Preview: Cleveland Cavaliers (2-3) at Phoenix Suns (2-3)


Phoenix Suns 107, Cleveland Cavaliers 105



After a disappointing three-game road trip, one thing is clear for the Phoenix Suns: their defense has to improve. With all the words written and comments posted this offseason about redesigning the offense and integrating new faces into the team, the biggest challenge the Suns are facing five games into the season is their inability to get stops.

Phoenix allowed an average of 116.3 ppg to its last three opponents, including 110 points to the Bobcats. That’s right, the Bobcats. Even though the Suns came away with the win, Wednesday night’s game was a reality check shedding light on how bad the team’s defense has been. The good news for Phoenix is that the NBA season is a marathon rather than a sprint, and the Suns will have 77 more chances to improve. That effort begins tonight as they host the Cleveland Cavaliers.

The Cavs are a lot like the Suns. Both teams are searching for a winning identity after the departure of a signature star. Both teams have yet to truly find it. Sure, LeBron has been gone for two seasons and Steve Nash only for five games, but that just means Cleveland is a little further along in the process than Phoenix. The Cavs have chosen to rebuild around a number of high draft picks, including star point guard Kyrie Irving. The Suns have built around free agent veterans. Tonight’s game will serve as an interesting comparison between the two styles of rebuilding.

On paper, these two teams are very evenly matched. Cleveland is scoring 98.0 points per 100 possessions and allowing 105.0. Phoenix is scoring 99.0 pts/100 and giving up 106.0. Tonight’s game figures to be a high-scoring affair considering both teams’ porous defenses and the fact that Phoenix and Cleveland are first and third, respectively, in pace. Although the Suns may not be able to keep the score down in this one, that doesn’t mean they can’t put in a strong defensive effort.

The marquee matchup in the game is at the point guard spot. Kyrie Irving was dubbed by many analysts as the guy most likely to make “The Jump” this season. The second-year player from Duke looks to be well on his way as he’s averaging 24.6 ppg, which is good for fourth in the league. One of the major additions to Kyrie’s scoring arsenal has been a much improved 3-point shot. Last year, he attempted 3.6 per game and connected on just under 40 percent. This year, he’s taking 5.0 per game and hitting 44 percent.

Saddled with the unenviable task of slowing Irving down will be Goran Dragic. Dragic is making his own “jump” this season, though his is not as striking as Irving’s. Goran is currently averaging 8.6 assists per game, which puts him sixth in the NBA. He is also averaging 14.6 points per game, which is a career high in terms of an entire season, but well below the 18 ppg he averaged with Houston at the end of last year in 28 games as a starter. If he is to raise that scoring average, he’ll need to shoot a better percentage as he’s connected on only 41.5 percent of his shots thus far.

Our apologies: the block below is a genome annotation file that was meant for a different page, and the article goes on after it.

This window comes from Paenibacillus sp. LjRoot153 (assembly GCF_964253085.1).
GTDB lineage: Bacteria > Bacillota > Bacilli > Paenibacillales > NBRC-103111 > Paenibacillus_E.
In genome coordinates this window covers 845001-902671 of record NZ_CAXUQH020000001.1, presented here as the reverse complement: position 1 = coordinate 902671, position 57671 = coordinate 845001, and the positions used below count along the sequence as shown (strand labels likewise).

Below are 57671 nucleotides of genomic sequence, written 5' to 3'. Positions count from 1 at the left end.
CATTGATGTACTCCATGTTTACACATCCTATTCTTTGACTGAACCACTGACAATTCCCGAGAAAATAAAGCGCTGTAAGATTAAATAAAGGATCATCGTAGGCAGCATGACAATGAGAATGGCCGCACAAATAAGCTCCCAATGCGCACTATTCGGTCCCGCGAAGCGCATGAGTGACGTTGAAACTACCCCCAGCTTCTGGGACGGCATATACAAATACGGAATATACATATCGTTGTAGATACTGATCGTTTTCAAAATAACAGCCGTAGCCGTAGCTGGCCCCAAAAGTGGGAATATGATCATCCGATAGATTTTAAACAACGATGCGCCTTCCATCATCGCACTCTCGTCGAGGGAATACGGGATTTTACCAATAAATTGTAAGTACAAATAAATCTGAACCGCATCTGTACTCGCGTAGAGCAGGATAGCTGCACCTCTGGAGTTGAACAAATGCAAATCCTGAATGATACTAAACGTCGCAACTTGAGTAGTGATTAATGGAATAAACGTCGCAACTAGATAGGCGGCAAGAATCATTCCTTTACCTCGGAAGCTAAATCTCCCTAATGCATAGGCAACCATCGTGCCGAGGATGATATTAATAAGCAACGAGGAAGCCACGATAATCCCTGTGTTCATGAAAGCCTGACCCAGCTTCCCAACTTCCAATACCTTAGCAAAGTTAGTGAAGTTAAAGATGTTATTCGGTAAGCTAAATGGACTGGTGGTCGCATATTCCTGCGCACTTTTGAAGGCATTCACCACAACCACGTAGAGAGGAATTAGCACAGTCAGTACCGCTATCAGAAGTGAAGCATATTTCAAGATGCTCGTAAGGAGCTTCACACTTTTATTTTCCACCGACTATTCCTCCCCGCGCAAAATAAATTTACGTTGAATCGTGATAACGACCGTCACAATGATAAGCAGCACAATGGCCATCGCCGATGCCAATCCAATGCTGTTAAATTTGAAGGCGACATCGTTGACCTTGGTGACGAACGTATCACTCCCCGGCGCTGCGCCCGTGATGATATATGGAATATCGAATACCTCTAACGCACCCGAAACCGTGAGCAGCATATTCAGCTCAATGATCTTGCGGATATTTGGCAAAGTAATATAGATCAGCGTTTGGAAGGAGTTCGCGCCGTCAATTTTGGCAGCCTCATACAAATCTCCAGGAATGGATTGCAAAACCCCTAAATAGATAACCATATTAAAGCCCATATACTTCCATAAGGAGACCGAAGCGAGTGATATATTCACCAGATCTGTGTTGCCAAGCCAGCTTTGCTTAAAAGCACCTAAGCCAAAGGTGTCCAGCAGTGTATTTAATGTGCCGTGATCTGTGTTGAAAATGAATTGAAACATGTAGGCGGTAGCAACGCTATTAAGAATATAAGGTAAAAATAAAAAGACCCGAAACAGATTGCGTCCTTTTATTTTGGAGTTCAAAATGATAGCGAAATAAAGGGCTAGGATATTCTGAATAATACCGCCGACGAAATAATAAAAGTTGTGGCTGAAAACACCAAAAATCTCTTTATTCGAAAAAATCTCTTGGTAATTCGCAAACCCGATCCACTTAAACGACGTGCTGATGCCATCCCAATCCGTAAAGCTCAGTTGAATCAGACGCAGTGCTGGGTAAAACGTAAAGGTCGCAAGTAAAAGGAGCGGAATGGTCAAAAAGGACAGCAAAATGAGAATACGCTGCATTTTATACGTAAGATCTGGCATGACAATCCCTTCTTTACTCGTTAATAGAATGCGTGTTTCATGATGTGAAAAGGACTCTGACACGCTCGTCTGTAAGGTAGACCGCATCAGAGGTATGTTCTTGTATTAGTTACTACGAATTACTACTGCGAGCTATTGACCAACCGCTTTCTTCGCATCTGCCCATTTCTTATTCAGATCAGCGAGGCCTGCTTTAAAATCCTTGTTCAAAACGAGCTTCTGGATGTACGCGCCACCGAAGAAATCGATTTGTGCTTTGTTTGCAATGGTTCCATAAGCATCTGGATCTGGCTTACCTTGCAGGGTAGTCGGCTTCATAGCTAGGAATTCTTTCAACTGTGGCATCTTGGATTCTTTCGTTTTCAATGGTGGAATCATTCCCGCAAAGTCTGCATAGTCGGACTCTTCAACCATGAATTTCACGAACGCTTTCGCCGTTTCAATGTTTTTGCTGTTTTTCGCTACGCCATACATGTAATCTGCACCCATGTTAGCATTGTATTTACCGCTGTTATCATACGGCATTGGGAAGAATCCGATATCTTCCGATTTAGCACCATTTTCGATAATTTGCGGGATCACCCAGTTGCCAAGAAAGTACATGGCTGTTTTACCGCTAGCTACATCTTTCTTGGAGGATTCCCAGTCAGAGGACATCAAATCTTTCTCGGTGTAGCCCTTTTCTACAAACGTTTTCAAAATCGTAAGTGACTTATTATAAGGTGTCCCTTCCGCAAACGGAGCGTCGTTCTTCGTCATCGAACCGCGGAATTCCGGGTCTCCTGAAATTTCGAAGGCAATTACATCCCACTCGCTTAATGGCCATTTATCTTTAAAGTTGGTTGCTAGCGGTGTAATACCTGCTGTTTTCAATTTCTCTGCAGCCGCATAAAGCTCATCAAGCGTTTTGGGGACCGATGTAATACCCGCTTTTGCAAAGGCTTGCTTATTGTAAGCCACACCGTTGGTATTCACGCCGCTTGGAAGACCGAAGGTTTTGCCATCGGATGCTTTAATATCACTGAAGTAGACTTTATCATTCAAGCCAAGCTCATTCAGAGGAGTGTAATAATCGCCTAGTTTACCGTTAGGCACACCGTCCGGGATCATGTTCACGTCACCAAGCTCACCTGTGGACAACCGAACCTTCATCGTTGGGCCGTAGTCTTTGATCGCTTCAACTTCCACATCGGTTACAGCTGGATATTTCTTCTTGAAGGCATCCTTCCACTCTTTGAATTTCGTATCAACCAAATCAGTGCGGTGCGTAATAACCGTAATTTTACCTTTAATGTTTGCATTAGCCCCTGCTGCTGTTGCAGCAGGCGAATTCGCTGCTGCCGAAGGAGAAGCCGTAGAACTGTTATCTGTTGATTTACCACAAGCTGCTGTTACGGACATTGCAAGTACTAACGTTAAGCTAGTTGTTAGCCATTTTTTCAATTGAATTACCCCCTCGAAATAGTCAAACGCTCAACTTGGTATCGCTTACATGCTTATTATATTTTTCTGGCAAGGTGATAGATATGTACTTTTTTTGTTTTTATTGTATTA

Defensively, Dragic will have his hands full. Guarding any player who attempts five shots beyond the arc and five shots at the rim every game is never easy. Dragic will have to stay close enough to contest Irving’s jumper while giving himself enough space to prevent penetration. He has the speed and quickness to stay in front of Irving. The question is whether or not he’ll have the discipline. Goran loves to go for steal, but that often leads to foul trouble, like it did Wednesday night in Charlotte.

The biggest defensive key for Goran tonight is staying on the floor and out of foul trouble. The more minutes he plays, the harder Irving will have to work at both ends, and the better chance the Suns will have for a win. Also worth noting, Irving is recovering from food poisoning he contracted at the team’s hotel in San Fransico a few days ago. He may be a step slow tonight.

The other big matchup to watch for is Anderson Varejao against the Suns’ frontcourt. Varejao is a one-man rebounding machine. He’s a floppy-haired force of nature on the boards. He is currently second in the league, behind Zach Randolph, with 15.0 rpg. The Suns’ trio of Gortat, Scola, and Beasley are no slouches themselves in the rebounding department, but they will have to contend with Varejao’s quickness and tenacity, especially on the offensive glass. The Suns have always been a poor defensive rebounding team, and a player like Varejao can exploit that weakness for easy boards and cheap baskets. In a game that is sure to be very fast-paced, the Suns can ill-afford to give Cleveland extra possessions because they didn’t get a body on Varejao. Either Scola or Gortat need to know where he is at all times.

A small boon to the rebounding effort may be the return of Jermaine O’Neal. The Suns’ backup center has missed two games dealing with a death in his family, but he is expected to rejoin the team and suit up tonight.

For the Cavs, rookie Dion Waiters, who impressed in a road win over the Clipper with 28 points, is dealing with an injury and may not be able to go according to this report from the Akron Beacon-Journal.

Finally, Suns reserve Luke Zeller may have been looking forward to seeing his brother — Cavaliers forward Tyler Zeller — tonight, but Tyler is still recovering from a fractured cheekbone and concussion and may not join the team in Phoenix.